Skip to main content

Of Fear...

Tonight is the fifth night out of my normalcy. My routines. My surroundings, which are comfortable and customary. Tonight, I sit with a cup of hot tea as the cool, Washington breeze blows sympathetically and my curly hair dries in the night air.

I should be tired, but I am not. I just spent the last 36 hours away. Camping and exploring towns and trails and asking questions about the area as quaint towns popped up as the miles wore on.

It was wonderful. Everything except for 2 AM. You see, at 2 AM I was awake. Too much coffee too late in the evening necessitated a trip to the camp bathrooms which were about 100 feet away. They were easy to spot from our tent trailer but the grounds were full of obstacles. Logs. Rocks. Shrubbery. And the possibility of God-knows-what? Bears? Creepers lurking in the dark?

I talked myself into being brave and slipped my flip-flops on over my socks and prepared to venture out. The flashlight that was left by the door wouldn't turn on, so I flipped on the flashlight mode on my phone. The trailer door squeaked as I thrust it open and my chest caught with the sharp, unwelcome cold air. I stumbled towards my destination as my heart raced.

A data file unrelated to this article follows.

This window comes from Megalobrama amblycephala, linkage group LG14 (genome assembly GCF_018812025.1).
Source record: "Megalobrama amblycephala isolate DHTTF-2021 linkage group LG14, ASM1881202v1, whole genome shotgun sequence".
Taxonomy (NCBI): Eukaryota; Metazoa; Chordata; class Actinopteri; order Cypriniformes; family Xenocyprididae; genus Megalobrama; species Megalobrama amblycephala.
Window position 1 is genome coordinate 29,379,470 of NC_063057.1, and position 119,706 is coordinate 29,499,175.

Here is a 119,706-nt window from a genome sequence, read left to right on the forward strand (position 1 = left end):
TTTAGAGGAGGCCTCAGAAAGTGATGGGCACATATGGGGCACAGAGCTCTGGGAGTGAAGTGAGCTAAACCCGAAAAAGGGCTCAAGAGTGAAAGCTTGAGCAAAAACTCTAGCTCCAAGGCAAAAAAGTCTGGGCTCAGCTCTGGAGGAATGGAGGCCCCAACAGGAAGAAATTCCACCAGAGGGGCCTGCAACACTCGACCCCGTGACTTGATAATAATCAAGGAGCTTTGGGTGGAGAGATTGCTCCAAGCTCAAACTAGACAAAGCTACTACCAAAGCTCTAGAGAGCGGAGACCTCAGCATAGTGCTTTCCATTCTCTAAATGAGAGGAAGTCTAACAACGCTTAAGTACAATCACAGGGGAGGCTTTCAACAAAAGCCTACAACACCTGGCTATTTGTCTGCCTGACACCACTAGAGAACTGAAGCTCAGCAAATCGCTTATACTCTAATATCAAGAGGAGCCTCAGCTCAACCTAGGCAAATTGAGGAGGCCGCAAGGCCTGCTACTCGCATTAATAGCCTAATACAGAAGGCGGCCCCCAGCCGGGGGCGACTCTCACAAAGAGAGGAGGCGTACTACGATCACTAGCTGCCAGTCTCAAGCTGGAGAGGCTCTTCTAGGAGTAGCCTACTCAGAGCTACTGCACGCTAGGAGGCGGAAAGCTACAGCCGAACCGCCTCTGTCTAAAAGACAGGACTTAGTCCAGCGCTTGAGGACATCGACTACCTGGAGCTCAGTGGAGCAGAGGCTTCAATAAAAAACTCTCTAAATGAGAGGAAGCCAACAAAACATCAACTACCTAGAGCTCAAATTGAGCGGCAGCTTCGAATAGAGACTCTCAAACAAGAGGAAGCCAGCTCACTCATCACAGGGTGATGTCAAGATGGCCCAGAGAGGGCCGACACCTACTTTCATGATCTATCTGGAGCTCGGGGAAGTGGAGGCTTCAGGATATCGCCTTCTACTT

Upon attempting to return to camp - still terrified, of course - I couldn't see very well. My "flashlight" barely illuminated the area directly in front of me. I kept running into logs and shrubs. As I walked around them, I quickly ventured off course; veering away from my intended endpoint. I mean, we're talking about a person who gets turned around in a shopping mall.

When I finally emerged onto the asphalt loop, I couldn't see our site. At all. I know it wasn't rational, but it was the middle of the night and I was temporarily lost. In a forest. And I freaked out. For a few bleak seconds, terrible scenarios played through my mind. Then I remembered the sites were
numbered, found the stake of the number I was standing next to, and realized I was three sites
over. I walked to the right and eventually saw the camper. It was like Christmas Day.